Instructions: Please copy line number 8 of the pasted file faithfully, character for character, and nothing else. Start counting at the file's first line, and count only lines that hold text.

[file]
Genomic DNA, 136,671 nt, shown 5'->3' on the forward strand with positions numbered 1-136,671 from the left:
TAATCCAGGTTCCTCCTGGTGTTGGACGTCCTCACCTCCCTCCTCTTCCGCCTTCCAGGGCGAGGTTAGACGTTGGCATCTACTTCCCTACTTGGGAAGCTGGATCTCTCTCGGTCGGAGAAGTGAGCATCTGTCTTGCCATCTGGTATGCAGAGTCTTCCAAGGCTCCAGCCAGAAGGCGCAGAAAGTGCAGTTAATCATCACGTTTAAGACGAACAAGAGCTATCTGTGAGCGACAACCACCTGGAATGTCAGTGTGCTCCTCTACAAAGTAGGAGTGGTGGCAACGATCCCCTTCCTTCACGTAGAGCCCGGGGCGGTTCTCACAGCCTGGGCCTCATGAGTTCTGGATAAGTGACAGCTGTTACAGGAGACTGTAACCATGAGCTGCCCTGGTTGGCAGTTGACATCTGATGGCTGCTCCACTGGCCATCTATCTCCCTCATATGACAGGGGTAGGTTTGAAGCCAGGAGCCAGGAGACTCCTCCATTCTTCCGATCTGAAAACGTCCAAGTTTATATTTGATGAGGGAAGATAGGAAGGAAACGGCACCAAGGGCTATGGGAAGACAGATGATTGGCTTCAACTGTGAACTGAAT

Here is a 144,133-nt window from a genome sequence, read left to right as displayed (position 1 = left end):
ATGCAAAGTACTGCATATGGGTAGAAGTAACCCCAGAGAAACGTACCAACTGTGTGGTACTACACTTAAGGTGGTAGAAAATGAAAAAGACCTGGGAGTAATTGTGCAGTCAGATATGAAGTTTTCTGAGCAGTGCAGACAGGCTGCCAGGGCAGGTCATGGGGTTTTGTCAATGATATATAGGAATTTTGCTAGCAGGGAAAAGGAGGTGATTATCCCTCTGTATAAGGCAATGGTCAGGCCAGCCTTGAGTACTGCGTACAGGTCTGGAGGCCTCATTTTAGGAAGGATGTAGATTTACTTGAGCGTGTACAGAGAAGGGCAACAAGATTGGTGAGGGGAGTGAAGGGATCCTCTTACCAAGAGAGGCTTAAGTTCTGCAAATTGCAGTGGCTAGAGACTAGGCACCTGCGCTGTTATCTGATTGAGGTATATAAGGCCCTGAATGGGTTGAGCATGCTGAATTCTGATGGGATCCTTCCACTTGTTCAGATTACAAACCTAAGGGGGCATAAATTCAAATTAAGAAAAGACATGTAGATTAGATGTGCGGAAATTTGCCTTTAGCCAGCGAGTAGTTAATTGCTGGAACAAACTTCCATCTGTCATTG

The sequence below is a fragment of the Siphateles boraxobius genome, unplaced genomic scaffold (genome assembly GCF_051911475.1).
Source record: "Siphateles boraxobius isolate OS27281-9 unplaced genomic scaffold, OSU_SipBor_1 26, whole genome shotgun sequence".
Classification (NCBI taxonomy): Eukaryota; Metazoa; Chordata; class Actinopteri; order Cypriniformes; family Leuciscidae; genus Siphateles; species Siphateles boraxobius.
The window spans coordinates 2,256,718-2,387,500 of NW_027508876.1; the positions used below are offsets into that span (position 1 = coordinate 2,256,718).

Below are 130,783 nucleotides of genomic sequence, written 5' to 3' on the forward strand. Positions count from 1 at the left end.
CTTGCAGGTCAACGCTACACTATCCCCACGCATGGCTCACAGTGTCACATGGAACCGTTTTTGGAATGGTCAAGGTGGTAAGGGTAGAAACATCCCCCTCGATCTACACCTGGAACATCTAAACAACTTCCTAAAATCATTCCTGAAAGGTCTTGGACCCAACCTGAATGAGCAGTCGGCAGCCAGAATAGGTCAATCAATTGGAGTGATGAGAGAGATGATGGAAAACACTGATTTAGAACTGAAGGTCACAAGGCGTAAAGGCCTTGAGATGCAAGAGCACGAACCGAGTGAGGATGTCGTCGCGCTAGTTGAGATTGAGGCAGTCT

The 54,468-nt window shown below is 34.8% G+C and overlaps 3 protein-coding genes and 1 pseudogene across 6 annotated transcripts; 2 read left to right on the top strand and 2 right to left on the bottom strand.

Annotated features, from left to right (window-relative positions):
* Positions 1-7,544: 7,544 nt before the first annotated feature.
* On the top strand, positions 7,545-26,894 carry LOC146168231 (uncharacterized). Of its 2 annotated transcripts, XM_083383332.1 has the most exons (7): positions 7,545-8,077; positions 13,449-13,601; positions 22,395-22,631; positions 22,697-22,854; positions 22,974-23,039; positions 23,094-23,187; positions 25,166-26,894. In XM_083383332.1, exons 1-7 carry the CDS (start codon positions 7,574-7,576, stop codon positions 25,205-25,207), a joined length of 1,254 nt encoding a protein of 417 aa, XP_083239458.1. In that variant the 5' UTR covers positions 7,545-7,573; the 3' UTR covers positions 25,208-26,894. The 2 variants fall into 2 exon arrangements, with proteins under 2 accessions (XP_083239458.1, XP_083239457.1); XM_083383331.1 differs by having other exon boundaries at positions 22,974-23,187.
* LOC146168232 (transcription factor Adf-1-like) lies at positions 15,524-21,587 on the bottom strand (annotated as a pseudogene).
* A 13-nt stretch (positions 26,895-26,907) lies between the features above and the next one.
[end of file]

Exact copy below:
The window spans coordinates 2,256,718-2,387,500 of NW_027508876.1; the positions used below are offsets into that span (position 1 = coordinate 2,256,718).